Ainsley Murray in her marvelous review of an installation by Sandra Selig at the MCA in 2004 (Artlink magazine vol. 25, #1) wrote perceptively and provocatively about architecture and intervention:
“Architecture has long since surrendered the tactile in favour of grander visions. Processes of digitisation, prefabrication and mechanisation have lead to the widespread abandonment of the human hand in architectural practice, and private eccentricities are now buried, smoothed over with flatter, more uniform design solutions. Recalcitrant fingerprints and other imperfections have dissolved from all but the vernacular and indigenous architecture of Australasia. The question is, how might we reconsider our relationship with built matter to restore a direct connection with human experience? I suspect the clues lie not in architecture, but in contemporary installation.”
An upcoming design competition promoted by the ATW will reinvigorate this connection between architectural built-form and textile art. It will help to build an awareness of tapestry as a relevant medium that sits comfortably within the materiality of contemporary architectural thinking, providing another tool that architects can draw on in response to this increasingly complex and challenging world.
As Ainsley Murray concluded in her article: “Perhaps the handmade in architecture is nothing to do with the physical character of buildings, but entirely to do with how we engage with them in our enlivened and repetitious gestures. Not only is architecture rethought, but the relationship between being and building reconsidered.”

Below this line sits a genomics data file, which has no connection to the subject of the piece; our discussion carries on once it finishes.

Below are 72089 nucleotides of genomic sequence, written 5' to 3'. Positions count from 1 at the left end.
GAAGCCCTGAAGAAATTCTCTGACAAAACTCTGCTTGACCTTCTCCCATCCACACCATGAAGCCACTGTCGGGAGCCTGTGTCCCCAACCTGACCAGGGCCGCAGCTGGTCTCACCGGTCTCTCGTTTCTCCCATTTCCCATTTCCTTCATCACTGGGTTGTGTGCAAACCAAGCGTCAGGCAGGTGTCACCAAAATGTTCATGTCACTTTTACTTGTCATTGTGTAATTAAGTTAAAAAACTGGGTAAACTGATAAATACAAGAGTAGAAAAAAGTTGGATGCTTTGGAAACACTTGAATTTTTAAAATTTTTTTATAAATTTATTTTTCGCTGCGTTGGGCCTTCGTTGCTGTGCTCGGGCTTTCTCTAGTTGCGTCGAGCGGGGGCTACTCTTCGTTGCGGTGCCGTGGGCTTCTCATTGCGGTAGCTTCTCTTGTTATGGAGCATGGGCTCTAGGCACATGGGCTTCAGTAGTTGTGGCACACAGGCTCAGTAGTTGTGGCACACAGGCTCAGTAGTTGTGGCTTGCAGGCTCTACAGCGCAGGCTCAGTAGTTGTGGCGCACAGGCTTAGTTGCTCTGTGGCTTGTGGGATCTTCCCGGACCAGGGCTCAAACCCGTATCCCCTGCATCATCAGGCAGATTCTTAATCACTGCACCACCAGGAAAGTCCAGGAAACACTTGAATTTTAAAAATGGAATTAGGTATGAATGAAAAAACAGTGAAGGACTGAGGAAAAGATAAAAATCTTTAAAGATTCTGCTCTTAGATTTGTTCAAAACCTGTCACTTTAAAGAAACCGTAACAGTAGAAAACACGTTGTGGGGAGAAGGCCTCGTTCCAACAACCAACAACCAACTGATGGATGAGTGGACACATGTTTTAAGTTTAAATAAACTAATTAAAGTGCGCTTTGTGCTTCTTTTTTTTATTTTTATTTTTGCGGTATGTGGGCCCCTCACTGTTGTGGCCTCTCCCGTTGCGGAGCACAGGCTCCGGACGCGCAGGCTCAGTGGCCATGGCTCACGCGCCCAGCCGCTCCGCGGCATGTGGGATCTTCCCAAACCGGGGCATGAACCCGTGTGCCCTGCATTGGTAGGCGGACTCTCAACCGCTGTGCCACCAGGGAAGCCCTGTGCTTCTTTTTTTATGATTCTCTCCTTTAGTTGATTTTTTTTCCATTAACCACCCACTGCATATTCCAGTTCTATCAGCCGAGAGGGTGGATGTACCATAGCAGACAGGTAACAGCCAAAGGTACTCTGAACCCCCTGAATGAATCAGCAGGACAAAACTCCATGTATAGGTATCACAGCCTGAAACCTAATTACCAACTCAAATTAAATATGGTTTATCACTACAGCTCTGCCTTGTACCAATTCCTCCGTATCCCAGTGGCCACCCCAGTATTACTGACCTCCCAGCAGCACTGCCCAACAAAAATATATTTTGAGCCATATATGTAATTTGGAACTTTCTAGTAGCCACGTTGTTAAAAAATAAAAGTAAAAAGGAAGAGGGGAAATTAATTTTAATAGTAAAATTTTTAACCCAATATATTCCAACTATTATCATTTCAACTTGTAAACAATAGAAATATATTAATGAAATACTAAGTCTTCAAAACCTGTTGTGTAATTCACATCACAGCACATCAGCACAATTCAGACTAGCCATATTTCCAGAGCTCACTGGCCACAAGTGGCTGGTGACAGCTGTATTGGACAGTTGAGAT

Earlier this week, fifty-eight years after it was commissioned, a seventy-square-foot wool tapestry by Le Corbusier was finally installed at the Sydney Opera House. The work was originally commissioned by the architect who designed the iconic waterfront opera house, Jørn Utzon. At that time Utzon was an unknown and Le Corbusier, at the height of his career, rarely collaborated with other architects, reports Caroline Taïx, Le Monde’s Sydney-based correspondent
In 1960, Le Corbusier delivered the red and black tapestry titled Les Dés Sont Jetés (The Dice Are Cast), but, as the opera was still under construction, Utzon kept it in his home in Denmark. Then, in 1965 amidst construction delays, budget problems, and creative differences, Utzon left the project. In 1973 when the opera finally opened, neither the architect nor the tapestry went to Sydney.
Utzon died in 2008 and The Dice Are Cast was sold at as part of an auction of his collection last year. It was purchased more than $300,000 by donors to the Sydney Opera.
Tapestry is one of the oldest forms of woven textiles. The techniques used have remained the same for centuries. Remnants of tapestries woven in ancient Egypt have been dated as far back as 3000BC.
In the Middle Ages master weavers’ studios designed and wove great, colorful tapestries for wealthy clients. In the Renaissance artists such as Raphael were commissioned to produce cartoons for studios to copy, giving weavers less freedom of interpretation. Surviving tapestries from these times can still be seen, though they sometimes look rather dull and predominantly beige, blue and red. That’s because vibrant yellows, greens, purples and browns have disappeared as the dyes used have faded away.
Today, tapestry weaving is dominated by individual weavers producing their own designs, though a few studios where large tapestries are woven from artists’ cartoons still survive. Traditional fibers (wool, silk and linen) continue to be used, together with cotton and other more modern materials.
The following define a tapestry
|Tapestries are hand woven on a loom. Tapestry looms are either vertical (high warp) or horizontal (low warp).|